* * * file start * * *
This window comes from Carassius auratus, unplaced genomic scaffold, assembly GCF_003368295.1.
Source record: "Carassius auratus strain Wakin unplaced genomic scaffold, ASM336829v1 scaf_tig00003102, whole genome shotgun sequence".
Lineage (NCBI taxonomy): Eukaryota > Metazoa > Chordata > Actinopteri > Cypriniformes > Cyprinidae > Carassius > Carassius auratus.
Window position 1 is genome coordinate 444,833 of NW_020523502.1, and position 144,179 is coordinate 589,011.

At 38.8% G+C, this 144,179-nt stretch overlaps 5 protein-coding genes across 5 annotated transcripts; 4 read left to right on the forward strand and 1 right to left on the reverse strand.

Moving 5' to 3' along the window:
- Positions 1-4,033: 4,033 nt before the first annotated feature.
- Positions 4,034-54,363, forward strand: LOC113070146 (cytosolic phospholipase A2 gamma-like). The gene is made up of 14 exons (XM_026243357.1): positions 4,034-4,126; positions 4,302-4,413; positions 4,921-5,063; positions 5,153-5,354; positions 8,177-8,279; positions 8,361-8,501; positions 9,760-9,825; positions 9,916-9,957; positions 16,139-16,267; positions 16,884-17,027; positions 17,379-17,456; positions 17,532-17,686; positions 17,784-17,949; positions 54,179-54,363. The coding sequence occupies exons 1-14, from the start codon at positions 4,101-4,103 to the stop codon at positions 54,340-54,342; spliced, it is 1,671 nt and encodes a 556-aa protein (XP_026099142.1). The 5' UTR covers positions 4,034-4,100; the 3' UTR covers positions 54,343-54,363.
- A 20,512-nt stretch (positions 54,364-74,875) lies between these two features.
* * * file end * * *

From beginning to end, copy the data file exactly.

This window comes from Carassius auratus, unplaced genomic scaffold, assembly GCF_003368295.1.
Source record: "Carassius auratus strain Wakin unplaced genomic scaffold, ASM336829v1 scaf_tig00003102, whole genome shotgun sequence".
Lineage (NCBI taxonomy): Eukaryota > Metazoa > Chordata > Actinopteri > Cypriniformes > Cyprinidae > Carassius > Carassius auratus.
Window position 1 is genome coordinate 444,833 of NW_020523502.1, and position 144,179 is coordinate 589,011.

At 38.8% G+C, this 144,179-nt stretch overlaps 5 protein-coding genes across 5 annotated transcripts; 4 read left to right on the forward strand and 1 right to left on the reverse strand.

Moving 5' to 3' along the window:
- Positions 1-4,033: 4,033 nt before the first annotated feature.
- Positions 4,034-54,363, forward strand: LOC113070146 (cytosolic phospholipase A2 gamma-like). The gene is made up of 14 exons (XM_026243357.1): positions 4,034-4,126; positions 4,302-4,413; positions 4,921-5,063; positions 5,153-5,354; positions 8,177-8,279; positions 8,361-8,501; positions 9,760-9,825; positions 9,916-9,957; positions 16,139-16,267; positions 16,884-17,027; positions 17,379-17,456; positions 17,532-17,686; positions 17,784-17,949; positions 54,179-54,363. The coding sequence occupies exons 1-14, from the start codon at positions 4,101-4,103 to the stop codon at positions 54,340-54,342; spliced, it is 1,671 nt and encodes a 556-aa protein (XP_026099142.1). The 5' UTR covers positions 4,034-4,100; the 3' UTR covers positions 54,343-54,363.
- A 20,512-nt stretch (positions 54,364-74,875) lies between these two features.